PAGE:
Nassella trichotoma

Nassella tussock

Family: Poaceae

Origin: South America

Field of Nasella Tussock.
Very hardy plant that can grow in many conditions. Produces many seeds that are spread by wind.

Regional Pest Management Plan (RPMP) status

  • Whole region — Eradication
  • National Pest Plant Accord Species

View more about the RPMP statuses

General description

Perennial tussock grass < 1 m tall. Leaves are fine and wiry. Seed heads are drooping and purplish.

What you need to know

To help protect our environment:

  • You must not breed, distribute, release or sell nassella tussock. As nassella tussock is a National Pest Plant Accord species, these restrictions apply within the Auckland region and across the whole of New Zealand.
  • You must not plant nassella tussock within the Auckland region.

Auckland Council will control nassella tussock at all sites where it is known to occur.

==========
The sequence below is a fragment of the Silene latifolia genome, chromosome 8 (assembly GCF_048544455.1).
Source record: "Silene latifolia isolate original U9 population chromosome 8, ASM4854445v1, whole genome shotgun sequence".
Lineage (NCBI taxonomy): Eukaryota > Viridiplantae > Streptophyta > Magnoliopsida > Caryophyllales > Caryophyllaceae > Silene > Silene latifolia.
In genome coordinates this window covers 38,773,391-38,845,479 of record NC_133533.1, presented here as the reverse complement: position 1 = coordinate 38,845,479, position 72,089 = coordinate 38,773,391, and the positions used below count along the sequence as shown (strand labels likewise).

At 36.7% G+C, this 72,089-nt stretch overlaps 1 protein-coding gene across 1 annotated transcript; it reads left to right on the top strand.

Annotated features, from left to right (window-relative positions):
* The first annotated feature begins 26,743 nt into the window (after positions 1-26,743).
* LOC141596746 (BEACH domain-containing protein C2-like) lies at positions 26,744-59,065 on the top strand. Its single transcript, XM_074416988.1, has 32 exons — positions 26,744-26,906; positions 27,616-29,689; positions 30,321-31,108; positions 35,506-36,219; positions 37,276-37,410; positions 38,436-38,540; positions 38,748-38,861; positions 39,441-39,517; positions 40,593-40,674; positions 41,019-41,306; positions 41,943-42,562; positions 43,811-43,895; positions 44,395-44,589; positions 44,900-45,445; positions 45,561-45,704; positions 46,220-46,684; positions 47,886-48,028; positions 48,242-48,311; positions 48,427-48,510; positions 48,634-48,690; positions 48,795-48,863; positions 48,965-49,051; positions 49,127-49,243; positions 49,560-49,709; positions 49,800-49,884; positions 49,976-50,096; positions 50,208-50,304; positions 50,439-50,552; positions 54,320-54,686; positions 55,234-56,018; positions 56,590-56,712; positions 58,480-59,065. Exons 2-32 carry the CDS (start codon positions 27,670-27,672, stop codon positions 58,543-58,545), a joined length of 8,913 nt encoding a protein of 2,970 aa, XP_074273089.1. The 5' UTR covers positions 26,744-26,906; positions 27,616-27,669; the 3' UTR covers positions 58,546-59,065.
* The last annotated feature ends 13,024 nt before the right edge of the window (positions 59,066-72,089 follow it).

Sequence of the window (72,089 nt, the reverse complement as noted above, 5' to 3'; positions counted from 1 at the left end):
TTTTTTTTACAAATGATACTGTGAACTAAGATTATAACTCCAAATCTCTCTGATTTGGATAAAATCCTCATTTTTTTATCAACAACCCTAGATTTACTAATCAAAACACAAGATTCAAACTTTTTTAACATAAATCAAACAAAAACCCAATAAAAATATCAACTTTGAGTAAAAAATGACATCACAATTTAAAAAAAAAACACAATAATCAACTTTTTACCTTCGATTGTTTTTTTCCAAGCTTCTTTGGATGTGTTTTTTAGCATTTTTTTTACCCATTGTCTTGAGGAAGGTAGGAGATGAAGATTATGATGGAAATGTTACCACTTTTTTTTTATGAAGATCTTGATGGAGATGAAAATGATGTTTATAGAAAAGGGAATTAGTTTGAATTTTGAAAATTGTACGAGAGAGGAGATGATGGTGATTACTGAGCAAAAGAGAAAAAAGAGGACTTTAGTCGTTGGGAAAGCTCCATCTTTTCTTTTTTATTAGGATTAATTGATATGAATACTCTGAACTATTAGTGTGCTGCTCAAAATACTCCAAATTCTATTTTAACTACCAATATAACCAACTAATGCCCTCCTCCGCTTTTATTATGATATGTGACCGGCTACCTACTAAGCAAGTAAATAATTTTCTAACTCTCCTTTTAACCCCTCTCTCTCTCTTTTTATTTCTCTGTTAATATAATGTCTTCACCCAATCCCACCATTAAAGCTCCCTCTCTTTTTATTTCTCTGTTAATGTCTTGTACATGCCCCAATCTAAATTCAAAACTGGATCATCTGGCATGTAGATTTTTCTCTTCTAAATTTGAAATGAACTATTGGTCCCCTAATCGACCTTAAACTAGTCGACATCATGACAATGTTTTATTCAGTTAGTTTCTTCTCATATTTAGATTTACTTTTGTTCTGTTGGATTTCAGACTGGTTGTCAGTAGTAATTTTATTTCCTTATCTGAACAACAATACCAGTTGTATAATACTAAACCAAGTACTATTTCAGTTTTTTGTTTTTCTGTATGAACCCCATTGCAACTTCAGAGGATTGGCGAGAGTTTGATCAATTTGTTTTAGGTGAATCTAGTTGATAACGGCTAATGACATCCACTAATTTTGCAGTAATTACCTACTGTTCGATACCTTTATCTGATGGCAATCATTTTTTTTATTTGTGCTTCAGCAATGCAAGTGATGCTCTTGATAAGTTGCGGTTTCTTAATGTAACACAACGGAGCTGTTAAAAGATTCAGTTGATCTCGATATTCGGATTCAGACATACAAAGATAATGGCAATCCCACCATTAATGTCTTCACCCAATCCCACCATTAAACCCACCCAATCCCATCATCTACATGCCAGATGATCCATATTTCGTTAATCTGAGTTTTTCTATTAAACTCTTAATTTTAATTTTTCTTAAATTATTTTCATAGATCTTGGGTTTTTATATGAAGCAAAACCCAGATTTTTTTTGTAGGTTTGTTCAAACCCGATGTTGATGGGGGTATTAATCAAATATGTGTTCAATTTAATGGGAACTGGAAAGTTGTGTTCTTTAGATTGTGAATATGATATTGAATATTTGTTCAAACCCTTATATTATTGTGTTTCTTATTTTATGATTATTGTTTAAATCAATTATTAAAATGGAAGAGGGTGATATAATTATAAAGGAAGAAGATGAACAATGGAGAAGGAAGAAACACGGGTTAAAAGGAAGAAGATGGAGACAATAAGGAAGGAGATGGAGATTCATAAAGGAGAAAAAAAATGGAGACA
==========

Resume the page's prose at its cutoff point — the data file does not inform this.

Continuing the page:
If you see nassella tussock anywhere in the Auckland region, please report it to Auckland Council at


Open habitats, pasture, disturbed shrubland, rocky habitats.


Seeds dispersed by wind and attachment to animal pelts. Human-mediated dispersal through contamination of clothing, footwear and machinery.

Impact on environment

Invasive in open habitats. Unpalatable to livestock and selective grazing may displace valuable pasture species.


Recommended approaches

Do not attempt to undertake control of this species. Please report to Auckland Council.

Caution: When using any herbicide or pesticide please read the label thoroughly to ensure that all instructions and safety requirements are followed.

Close up of Nassella Tussock leaf structure with red indicator circle.
This tussock must be reported to Auckland Council who will manage its control. This plant can be very harmful to our agricultural industry.
Nasella Tussock seed heads.
Perennial grass that grows up to 1m tall. Produces many purple sees heads that make the stems bend over and droop.
Nassella Tussock showing flower heads.
This tussock is not eaten by stock and can then take over paddocks. Seeds can catch in livestock pelts and be spread across a farm.